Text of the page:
JORDAN

Early Jordan

Archeological findings have suggested that Neanderthal stone age hunters roamed these parts more than 8,000 BCE, in what is now Jordan. Round about 8,000 BCE people in the region began farming and living in villages. By about 5,000 BCE people in Jordan were making pottery and by 4,000 BCE they smelted copper. 3,200 BCE they learned to make tools of bronze and during the bronze age, many people in Jordan lived in fortified towns. At that time there was quite a bit of trade between Egypt and Iraq, therefore trade routes passed through Jordan.

After 1,500 BCE Jordan was divided into highly organised kingdoms. The most important were Moab, Edom, and Amon. Then after 500 BCE, Arabs called the Nabateans migrated to Jordan. They developed a rich kingdom based on the trade routes through the area. Their capital was at Petra. Rome became the new power in the Middle East. At first, the Nabateans kept their independence. However, in 106 CE they were absorbed into the Roman Empire.

Under Roman rule Jordan continued to flourish and Christianity spread. However the Roman Empire split in two and Jordan became part of the Eastern part, known as the Byzantine Empire.

In the 7th century Jordan was conquered by Muslims and became part of the Islamic World. For centuries Jordan continued its traditional role of being a trade route between other areas. Then in 1516, it became part of the Turkish Empire. For centuries Jordan changed little. However, in the late 19th century Muslims from the Russian Empire arrived in the area, fleeing persecution. In 1908 the Hejaz railway was built from Damascus to Medina. When the First World War began in 1914 the Turkish Empire joined the German side.

Modern Jordan

At that time Arab nationalism was growing, encouraged by the British. In June 1916 a rebellion, The Great Arab Revolt began. Finally, in 1918, Turkey was defeated by the allies. However, Jordan was not allowed to become independent. In 1921 it was made a British mandate. Abdullah was made emir. However, Jordan finally became independent in 1946 and Abdullah became king.

King Abdullah was assassinated in 1951. He was replaced by his son Talal. However, in 1952 he was followed by Hussein. During the 1960s and 1970s, economic growth took place in Jordan. Martial law was declared in 1967 but elections were held in 1989 with further elections were held in 1993. In 1994 Jordan signed a peace treaty with Israel. Abdullah II became king of Jordan in 1999. Today Jordan faces economic challenges such as poverty and unemployment but the economy is growing steadily with great potential for tourism. Today the population of Jordan is 10.2 million.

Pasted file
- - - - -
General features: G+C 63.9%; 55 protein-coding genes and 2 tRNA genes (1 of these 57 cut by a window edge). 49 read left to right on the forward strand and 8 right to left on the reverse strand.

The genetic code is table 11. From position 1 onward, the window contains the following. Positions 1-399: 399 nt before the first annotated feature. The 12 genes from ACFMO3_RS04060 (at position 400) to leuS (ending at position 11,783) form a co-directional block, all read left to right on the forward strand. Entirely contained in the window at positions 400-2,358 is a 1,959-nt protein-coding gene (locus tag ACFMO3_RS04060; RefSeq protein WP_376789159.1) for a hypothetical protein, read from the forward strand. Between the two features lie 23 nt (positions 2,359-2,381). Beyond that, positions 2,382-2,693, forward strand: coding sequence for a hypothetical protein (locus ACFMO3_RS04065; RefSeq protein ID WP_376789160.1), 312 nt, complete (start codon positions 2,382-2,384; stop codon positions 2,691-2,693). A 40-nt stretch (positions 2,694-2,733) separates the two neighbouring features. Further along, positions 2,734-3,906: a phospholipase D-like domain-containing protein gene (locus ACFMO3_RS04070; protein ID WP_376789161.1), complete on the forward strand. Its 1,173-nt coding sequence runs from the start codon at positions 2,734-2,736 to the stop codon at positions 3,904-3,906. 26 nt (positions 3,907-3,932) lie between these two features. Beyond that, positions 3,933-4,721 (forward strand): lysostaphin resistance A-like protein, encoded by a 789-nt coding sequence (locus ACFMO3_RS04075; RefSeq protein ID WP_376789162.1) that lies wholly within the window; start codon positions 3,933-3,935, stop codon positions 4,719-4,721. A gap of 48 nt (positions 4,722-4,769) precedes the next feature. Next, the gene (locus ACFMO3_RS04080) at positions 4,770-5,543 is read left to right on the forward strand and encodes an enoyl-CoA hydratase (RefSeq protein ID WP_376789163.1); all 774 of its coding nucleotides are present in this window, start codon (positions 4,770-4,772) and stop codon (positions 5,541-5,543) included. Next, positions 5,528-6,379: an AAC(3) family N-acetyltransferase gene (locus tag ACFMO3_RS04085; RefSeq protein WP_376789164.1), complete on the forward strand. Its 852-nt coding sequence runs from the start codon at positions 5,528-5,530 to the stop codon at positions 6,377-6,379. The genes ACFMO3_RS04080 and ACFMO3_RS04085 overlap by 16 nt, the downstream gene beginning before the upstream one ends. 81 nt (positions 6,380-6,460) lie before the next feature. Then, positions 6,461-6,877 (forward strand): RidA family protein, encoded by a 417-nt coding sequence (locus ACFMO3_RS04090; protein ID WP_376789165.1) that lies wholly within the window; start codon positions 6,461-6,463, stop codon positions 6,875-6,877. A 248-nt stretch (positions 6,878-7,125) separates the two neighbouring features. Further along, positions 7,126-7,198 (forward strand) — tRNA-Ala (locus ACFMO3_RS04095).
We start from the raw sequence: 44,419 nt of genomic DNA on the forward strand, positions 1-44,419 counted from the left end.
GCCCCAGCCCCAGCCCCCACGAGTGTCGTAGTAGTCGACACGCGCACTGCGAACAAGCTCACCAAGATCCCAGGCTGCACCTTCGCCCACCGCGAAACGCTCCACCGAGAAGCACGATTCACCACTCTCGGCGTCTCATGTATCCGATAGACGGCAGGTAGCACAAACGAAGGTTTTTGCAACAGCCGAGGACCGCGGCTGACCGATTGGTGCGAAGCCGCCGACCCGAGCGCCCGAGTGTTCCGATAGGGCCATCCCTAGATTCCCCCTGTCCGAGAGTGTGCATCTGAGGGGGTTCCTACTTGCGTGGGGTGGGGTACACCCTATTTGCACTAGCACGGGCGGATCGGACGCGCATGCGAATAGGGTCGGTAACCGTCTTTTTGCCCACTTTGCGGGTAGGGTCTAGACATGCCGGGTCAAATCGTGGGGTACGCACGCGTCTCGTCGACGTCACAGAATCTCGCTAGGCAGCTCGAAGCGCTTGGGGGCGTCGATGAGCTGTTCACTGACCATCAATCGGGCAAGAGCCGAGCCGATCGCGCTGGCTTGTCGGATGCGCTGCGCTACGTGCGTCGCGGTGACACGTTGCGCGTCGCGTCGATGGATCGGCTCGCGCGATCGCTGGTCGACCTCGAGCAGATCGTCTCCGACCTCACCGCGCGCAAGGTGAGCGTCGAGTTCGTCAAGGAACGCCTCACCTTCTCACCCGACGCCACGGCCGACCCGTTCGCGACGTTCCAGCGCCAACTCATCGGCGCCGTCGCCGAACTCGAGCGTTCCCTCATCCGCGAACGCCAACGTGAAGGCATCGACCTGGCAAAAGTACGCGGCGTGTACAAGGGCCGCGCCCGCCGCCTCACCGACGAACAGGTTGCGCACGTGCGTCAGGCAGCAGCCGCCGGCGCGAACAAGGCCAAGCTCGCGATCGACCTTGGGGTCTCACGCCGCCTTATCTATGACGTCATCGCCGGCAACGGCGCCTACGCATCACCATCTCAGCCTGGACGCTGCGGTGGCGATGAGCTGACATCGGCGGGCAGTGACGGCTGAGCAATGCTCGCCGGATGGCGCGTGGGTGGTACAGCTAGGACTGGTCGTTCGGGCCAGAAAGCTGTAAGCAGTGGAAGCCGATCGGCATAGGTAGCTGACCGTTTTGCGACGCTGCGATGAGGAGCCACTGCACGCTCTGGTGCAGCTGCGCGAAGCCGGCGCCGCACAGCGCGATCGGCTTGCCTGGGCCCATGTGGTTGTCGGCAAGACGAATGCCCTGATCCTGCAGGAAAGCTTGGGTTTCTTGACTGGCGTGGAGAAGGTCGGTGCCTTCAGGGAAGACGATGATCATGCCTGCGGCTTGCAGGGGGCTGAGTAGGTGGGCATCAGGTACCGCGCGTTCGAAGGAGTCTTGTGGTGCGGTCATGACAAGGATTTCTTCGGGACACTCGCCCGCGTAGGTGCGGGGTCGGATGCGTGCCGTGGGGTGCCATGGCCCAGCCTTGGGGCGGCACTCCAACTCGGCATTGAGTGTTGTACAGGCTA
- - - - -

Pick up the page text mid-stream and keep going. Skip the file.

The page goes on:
Jordan is located in the heart of the Middle East, sandwiched between the more agitated nations of contested Israel, Iraq and Syria. However Jordan feels more liberal, progressive and safer than some of its neighbours. As a result, it is the ideal destination for those who want to explore this part of the world. It has long been considered one of the rare stable enclaves of the region, one teeming with mind blowing UNESCO World Heritage Sites and affiliated cultural hotspots, not least of all the carved ancient Nabatean ruins of Petra and the very site where Jesus Christ is thought to have been baptized!

With a rich history going back thousands of years to the times of the earliest humans, Jordan also reveals its crumbling Roman cities, its exquisite Ottoman charm, those Persian treasures and Egyptian relics from long gone dynasties. Jordan is not all about touring the past though, and you will only have to look to the lively streets of Aqaba on the Red Sea for world class diving, or the downtown areas of Amman, the capital, for a flourishing nightlife scene and up coming modern art to boot.

A trip to Jordan offers the chance to visit ancient cities, admire magnificent granite cliffs, see secluded deserts and even swim in the Dead Sea.

1.  Petra

The best place to visit in Jordan, and now one of the new Seven Wonders of the World, is the ancient city of Petra. Also known as the Red City or the Rose City, Petra was once the capital of the Nabataean Kingdom before becoming part of the Roman Empire. The settlement was abandoned and forgotten for centuries by the Western world, but it was rediscovered in the 19th century. Today, a visit to Petra allows you to tour the ancient archeological park, entering through the sandstone canyon known as Siq. After the Siq is the magnificent Treasury, which was actually not a treasury but probably a temple or a royal tomb. Other significant ruins include the Roman Theatre, The Monastery and the Street of Facades, a huge canyon bordered with the facades of assorted tombs. For the most spectacular views, hike to the Mountain of Aaron, which allows you to look down on Petra and its amazing rock cut architecture.

2. Wadi Rum

In Southern Jordan is Wadi Rum, a desert valley known for its breathtaking scenery. There are no permanent settlements in this secluded desert region, but Bedouins and nomadic tribes do occasionally pass through. Although deserts are often imagined as dunes, Wadi Rum boasts sandstone mountains and towering granite cliffs. Many of the major attractions in Wadi Rum are natural landmarks and rock formations as well as unique colors of sand or rock. The Umm Fruth Rock Bridge, for instance, is truly remarkable to behold in person. The distinctive reddish orange colors that lend the area an otherworldly quality has brought severals science fiction films here, such as The Martian, to replicate the Red Planet. Lawrence of Arabia also spent time in Wadi Rum, so you can tour places like his house and what is known as Lawrence’s Spring.